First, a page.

Carl Davidson – 7/10/18


This page was last updated on July 13, 2018.

I Have One Question for Kavanaugh; Carl Davidson (KD); Facebook; July 10, 2018.

You can learn more about BCR’s leftster management here.  “Leftster” is the combination of leftist and gangster, inspired by the left-originated “bankster.”

“I HAVE ONE QUESTION FOR KAVANAUGH.  I’d like to know if he thinks the blockage of the next to last nominee, Garland by Obama, by McConnell’s refusal to even hear it, was in keeping with the Constitution.  And if he thinks it was, would he elaborate on how it fits in with ‘strict constructionism.’  Hint to Bernie: go for it.”

[RWC] Note KD wrote, “in keeping with the Constitution,” not “constitutional.”  I don’t know if KD considers them to be synonymous.

Article. II. Section. 2. of the U.S. Constitution with the relevant portion highlighted:

“The President shall be Commander in Chief of the Army and Navy of the United States, and of the Militia of the several States, when called into the actual Service of the United States; he may require the Opinion, in writing, of the principal Officer in each of the executive Departments, upon any Subject relating to the Duties of their respective Offices, and he shall have Power to grant Reprieves and Pardons for Offences against the United States, except in Cases of Impeachment.

“He shall have Power, by and with the Advice and Consent of the Senate, to make Treaties, provided two thirds of the Senators present concur; and he shall nominate, and by and with the Advice and Consent of the Senate, shall appoint Ambassadors, other public Ministers and Consuls, Judges of the supreme Court, and all other Officers of the United States, whose Appointments are not herein otherwise provided for, and which shall be established by Law: but the Congress may by Law vest the Appointment of such inferior Officers, as they think proper, in the President alone, in the Courts of Law, or in the Heads of Departments.

“The President shall have Power to fill up all Vacancies that may happen during the Recess of the Senate, by granting Commissions which shall expire at the End of their next Session.”

As you can see, the Constitution doesn’t say how quickly the President must nominate a candidate or how quickly the Senate must act on a nomination.  Like it or not, the Senate’s action was constitutional.

While everyone is focused on the Senate “slow walking” and/or refusing to process a president’s nominee, nobody seems to notice a president can do the same thing.  For example, a president could delay making a nomination if he thought the shorthanded court would issue rulings more “friendly” to his ideological and/or political goals.  A president could also delay making a nomination if he thought the outcome of an upcoming election would allow him to get a “better” nominee approved.  

KD implies BK considers himself to be a follower of “strict constructionism,” but doesn’t define “strict constructionism” for his readers.  Here’s how BK described his judicial philosophy the night of his nomination:

“A judge must be independent and must interpret the law, not make the law.  A judge must interpret statutes as written.  And a judge must interpret the Constitution as written, informed by history and tradition and precedent.”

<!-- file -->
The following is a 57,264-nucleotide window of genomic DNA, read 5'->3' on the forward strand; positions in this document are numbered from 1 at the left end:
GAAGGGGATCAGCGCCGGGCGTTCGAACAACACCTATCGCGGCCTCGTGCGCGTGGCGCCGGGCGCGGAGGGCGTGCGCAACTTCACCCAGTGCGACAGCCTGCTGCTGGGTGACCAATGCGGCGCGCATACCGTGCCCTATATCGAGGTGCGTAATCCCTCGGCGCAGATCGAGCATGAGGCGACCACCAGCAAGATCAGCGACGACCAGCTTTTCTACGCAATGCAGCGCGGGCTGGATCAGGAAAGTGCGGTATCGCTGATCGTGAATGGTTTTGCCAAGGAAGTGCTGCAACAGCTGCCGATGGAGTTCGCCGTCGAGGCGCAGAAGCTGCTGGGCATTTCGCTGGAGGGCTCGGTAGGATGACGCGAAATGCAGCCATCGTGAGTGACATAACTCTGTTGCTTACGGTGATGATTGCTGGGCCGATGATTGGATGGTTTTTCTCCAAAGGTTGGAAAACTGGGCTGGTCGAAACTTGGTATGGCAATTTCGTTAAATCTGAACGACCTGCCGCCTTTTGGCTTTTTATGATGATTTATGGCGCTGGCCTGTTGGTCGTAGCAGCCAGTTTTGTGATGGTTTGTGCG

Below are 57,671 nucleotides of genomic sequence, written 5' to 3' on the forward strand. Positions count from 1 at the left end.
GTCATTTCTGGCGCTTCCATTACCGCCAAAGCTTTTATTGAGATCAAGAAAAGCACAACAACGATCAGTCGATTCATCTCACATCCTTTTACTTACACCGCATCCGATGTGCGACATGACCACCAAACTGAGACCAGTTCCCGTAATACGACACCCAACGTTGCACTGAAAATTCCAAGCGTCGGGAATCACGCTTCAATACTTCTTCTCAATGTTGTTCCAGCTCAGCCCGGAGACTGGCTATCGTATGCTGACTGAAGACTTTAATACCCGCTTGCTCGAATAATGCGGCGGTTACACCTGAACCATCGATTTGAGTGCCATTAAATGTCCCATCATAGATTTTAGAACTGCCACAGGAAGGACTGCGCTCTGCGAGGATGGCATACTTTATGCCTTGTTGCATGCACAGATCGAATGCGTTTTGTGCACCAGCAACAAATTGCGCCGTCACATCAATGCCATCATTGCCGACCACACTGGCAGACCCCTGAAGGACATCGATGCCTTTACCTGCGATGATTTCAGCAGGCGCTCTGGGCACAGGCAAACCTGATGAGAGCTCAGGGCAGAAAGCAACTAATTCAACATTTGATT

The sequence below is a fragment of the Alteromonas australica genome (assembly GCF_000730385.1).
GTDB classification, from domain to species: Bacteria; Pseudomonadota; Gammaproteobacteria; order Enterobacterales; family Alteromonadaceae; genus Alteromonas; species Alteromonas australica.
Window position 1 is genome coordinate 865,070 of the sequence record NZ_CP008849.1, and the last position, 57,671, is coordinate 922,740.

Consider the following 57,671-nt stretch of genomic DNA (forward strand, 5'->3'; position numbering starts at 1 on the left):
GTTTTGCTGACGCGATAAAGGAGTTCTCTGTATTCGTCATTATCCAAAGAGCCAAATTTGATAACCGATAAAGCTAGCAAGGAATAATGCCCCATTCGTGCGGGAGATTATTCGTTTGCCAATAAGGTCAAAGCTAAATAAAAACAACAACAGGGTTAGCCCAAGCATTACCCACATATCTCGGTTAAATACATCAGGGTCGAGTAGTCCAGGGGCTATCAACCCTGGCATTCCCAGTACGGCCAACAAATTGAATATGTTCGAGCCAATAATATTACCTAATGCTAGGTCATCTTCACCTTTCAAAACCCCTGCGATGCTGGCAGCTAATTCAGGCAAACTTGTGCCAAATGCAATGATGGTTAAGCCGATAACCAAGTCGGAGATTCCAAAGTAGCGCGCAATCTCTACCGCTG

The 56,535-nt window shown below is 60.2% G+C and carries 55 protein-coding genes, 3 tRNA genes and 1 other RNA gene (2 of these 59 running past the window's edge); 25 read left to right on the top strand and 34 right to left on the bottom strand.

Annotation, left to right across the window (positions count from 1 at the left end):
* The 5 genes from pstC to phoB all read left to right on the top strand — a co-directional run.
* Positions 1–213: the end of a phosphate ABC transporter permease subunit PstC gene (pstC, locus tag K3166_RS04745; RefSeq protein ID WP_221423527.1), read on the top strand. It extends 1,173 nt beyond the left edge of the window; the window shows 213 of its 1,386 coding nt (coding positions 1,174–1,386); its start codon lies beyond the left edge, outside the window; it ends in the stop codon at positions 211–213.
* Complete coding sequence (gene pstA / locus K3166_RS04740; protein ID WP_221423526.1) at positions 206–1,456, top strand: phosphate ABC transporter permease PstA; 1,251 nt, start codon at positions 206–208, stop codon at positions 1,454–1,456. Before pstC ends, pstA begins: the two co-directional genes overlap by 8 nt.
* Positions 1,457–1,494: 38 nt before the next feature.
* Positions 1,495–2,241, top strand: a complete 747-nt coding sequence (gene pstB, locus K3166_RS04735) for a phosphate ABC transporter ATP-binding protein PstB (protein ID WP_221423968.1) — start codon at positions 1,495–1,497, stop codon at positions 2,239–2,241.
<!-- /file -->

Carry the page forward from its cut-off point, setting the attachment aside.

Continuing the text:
Like it or not, Sen. Majority Leader Mitch McConnell (R-KY) acted on a tactic proposed by then-Sen. Joe Biden (D-DE) on June 25, 1992, when he thought then-President George H.W. Bush (R) might have the opportunity to appoint a Supreme Court justice just before the 1992 election.  JB was hoping Bill Clinton (D) would win and didn’t want Mr. Bush to “steal” an SC appointment from Mr. Clinton.  The vacancy didn’t occur, however, so Democrats didn’t have the opportunity to use the “Biden” rule.

Unfortunately, I couldn’t find a direct link to the full text of Sen. Biden’s proposal, so you’ll need to perform a couple of extra mouse clicks.  Click on Senate for June 25, 1992, and you’ll see a list of Senate documents for that date.  “40. REFORM OF THE CONFIRMATION PROCESS” is the full text of Sen. Biden’s proposal.  You will also find “47. RESPONSE TO SENATOR BIDEN’S REMARKS ON THE CONFIRMATION PROCESS OF SUPREME COURT NOMINEES” by Sen. Strom Thurmond (D-1956-1964, R-1965-2003; SC).

In a comment in the discussion thread, KD wrote:

“The job of the POTUS is to make a good selection.  The Job to the Senate, after querying and researching the candidate, is to advise and consent.  The judiciary committee recommends, the Senate, after more debate, votes it up or down.  It can be short and sweet, or long, loud and messy, even making the POTUS come up with someone better.  All that is in the rules.  But for the Senate majority leader to say, tough [sic], no more nominations for you.  Don’t bother.  We won’t deal with anyone you pick.  Well, that’s something else, and you won’t find it anywhere in the Constitution.”

KD wrote, “Well, that’s something else, and you won’t find it anywhere in the Constitution.”  That’s also true for most of the rest of the paragraph.  As per Article. I. Section. 5. paragraph two, “Each House may determine the Rules of its Proceedings, punish its Members for disorderly Behaviour, and, with the Concurrence of two thirds, expel a Member.”  Since the Constitution doesn’t define “advice and consent of the Senate,” the Senate gets to define the process by enacting “Rules of its Proceedings.”  Another example is the filibuster; it’s not in the Constitution but is a Senate rule, albeit one that varies.

In Peace, Friendship, Community, Cooperation, and Solidarity. <g> 

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